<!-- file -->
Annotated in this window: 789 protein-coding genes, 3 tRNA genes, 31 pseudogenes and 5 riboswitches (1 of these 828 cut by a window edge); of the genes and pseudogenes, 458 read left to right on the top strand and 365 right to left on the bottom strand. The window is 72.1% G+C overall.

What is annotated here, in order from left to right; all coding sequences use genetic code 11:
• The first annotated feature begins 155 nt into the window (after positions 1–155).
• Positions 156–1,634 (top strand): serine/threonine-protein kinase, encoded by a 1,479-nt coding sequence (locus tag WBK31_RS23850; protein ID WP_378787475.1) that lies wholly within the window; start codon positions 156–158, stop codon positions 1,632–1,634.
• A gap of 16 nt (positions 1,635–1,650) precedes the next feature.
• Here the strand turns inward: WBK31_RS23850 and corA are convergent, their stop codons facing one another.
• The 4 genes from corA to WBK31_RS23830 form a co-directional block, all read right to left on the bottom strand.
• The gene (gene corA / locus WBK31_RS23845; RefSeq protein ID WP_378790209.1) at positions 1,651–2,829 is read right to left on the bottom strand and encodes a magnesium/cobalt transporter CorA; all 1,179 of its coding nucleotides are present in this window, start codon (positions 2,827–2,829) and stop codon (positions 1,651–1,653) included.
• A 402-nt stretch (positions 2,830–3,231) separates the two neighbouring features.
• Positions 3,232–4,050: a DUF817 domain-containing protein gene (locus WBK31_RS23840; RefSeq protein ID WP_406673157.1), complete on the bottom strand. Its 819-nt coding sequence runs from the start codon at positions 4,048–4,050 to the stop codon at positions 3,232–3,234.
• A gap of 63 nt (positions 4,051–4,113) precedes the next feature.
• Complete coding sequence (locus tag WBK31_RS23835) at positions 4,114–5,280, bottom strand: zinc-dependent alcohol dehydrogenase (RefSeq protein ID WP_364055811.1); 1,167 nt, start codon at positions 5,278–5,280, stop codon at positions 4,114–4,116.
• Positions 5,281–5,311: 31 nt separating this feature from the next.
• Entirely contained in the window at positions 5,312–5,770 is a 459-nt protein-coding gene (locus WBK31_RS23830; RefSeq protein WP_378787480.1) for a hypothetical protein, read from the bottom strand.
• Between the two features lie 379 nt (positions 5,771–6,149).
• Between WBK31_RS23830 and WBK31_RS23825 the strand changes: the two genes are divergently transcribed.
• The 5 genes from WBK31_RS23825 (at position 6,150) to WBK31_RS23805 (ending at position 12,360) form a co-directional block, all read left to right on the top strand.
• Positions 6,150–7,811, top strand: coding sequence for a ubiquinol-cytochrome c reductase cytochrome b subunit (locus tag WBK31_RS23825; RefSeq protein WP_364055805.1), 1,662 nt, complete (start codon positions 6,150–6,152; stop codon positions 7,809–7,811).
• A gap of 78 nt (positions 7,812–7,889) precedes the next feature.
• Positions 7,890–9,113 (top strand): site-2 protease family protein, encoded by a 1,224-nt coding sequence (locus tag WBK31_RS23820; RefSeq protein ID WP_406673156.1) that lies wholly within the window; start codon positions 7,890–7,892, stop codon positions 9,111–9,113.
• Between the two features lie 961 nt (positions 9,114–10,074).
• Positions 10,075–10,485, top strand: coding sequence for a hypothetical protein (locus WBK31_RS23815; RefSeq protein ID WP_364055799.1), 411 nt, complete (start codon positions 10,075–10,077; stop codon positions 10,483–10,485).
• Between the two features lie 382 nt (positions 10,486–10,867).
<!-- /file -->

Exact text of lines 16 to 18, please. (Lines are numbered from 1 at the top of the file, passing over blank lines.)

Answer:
• Between WBK31_RS23830 and WBK31_RS23825 the strand changes: the two genes are divergently transcribed.
• The 5 genes from WBK31_RS23825 (at position 6,150) to WBK31_RS23805 (ending at position 12,360) form a co-directional block, all read left to right on the top strand.
• Positions 6,150–7,811, top strand: coding sequence for a ubiquinol-cytochrome c reductase cytochrome b subunit (locus tag WBK31_RS23825; RefSeq protein WP_364055805.1), 1,662 nt, complete (start codon positions 6,150–6,152; stop codon positions 7,809–7,811).